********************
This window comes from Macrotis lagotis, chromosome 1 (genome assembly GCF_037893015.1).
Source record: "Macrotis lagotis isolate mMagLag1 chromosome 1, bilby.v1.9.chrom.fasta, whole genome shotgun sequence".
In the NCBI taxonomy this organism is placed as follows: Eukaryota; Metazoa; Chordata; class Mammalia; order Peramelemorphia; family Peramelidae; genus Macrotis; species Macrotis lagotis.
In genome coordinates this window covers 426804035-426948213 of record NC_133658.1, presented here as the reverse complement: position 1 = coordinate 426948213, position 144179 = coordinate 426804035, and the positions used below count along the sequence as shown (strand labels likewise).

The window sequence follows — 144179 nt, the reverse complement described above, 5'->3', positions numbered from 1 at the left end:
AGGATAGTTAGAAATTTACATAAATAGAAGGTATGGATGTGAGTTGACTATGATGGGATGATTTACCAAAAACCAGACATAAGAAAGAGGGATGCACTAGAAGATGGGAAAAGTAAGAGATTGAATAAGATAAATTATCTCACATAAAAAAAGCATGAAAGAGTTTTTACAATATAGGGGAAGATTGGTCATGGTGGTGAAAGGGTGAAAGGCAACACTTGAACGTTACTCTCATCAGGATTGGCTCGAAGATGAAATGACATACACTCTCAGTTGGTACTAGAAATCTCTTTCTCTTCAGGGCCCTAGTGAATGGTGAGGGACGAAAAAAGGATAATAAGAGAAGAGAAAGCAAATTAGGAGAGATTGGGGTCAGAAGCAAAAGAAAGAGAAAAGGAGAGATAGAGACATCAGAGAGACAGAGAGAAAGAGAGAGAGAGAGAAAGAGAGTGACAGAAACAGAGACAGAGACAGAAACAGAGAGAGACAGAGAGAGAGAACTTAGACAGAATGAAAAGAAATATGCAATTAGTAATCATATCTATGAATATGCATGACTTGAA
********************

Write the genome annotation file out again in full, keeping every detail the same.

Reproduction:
This window comes from Macrotis lagotis, chromosome 1 (genome assembly GCF_037893015.1).
Source record: "Macrotis lagotis isolate mMagLag1 chromosome 1, bilby.v1.9.chrom.fasta, whole genome shotgun sequence".
In the NCBI taxonomy this organism is placed as follows: Eukaryota; Metazoa; Chordata; class Mammalia; order Peramelemorphia; family Peramelidae; genus Macrotis; species Macrotis lagotis.
In genome coordinates this window covers 426804035-426948213 of record NC_133658.1, presented here as the reverse complement: position 1 = coordinate 426948213, position 144179 = coordinate 426804035, and the positions used below count along the sequence as shown (strand labels likewise).

The window sequence follows — 144179 nt, the reverse complement described above, 5'->3', positions numbered from 1 at the left end:
AGGATAGTTAGAAATTTACATAAATAGAAGGTATGGATGTGAGTTGACTATGATGGGATGATTTACCAAAAACCAGACATAAGAAAGAGGGATGCACTAGAAGATGGGAAAAGTAAGAGATTGAATAAGATAAATTATCTCACATAAAAAAAGCATGAAAGAGTTTTTACAATATAGGGGAAGATTGGTCATGGTGGTGAAAGGGTGAAAGGCAACACTTGAACGTTACTCTCATCAGGATTGGCTCGAAGATGAAATGACATACACTCTCAGTTGGTACTAGAAATCTCTTTCTCTTCAGGGCCCTAGTGAATGGTGAGGGACGAAAAAAGGATAATAAGAGAAGAGAAAGCAAATTAGGAGAGATTGGGGTCAGAAGCAAAAGAAAGAGAAAAGGAGAGATAGAGACATCAGAGAGACAGAGAGAAAGAGAGAGAGAGAGAAAGAGAGTGACAGAAACAGAGACAGAGACAGAAACAGAGAGAGACAGAGAGAGAGAACTTAGACAGAATGAAAAGAAATATGCAATTAGTAATCATATCTATGAATATGCATGACTTGAA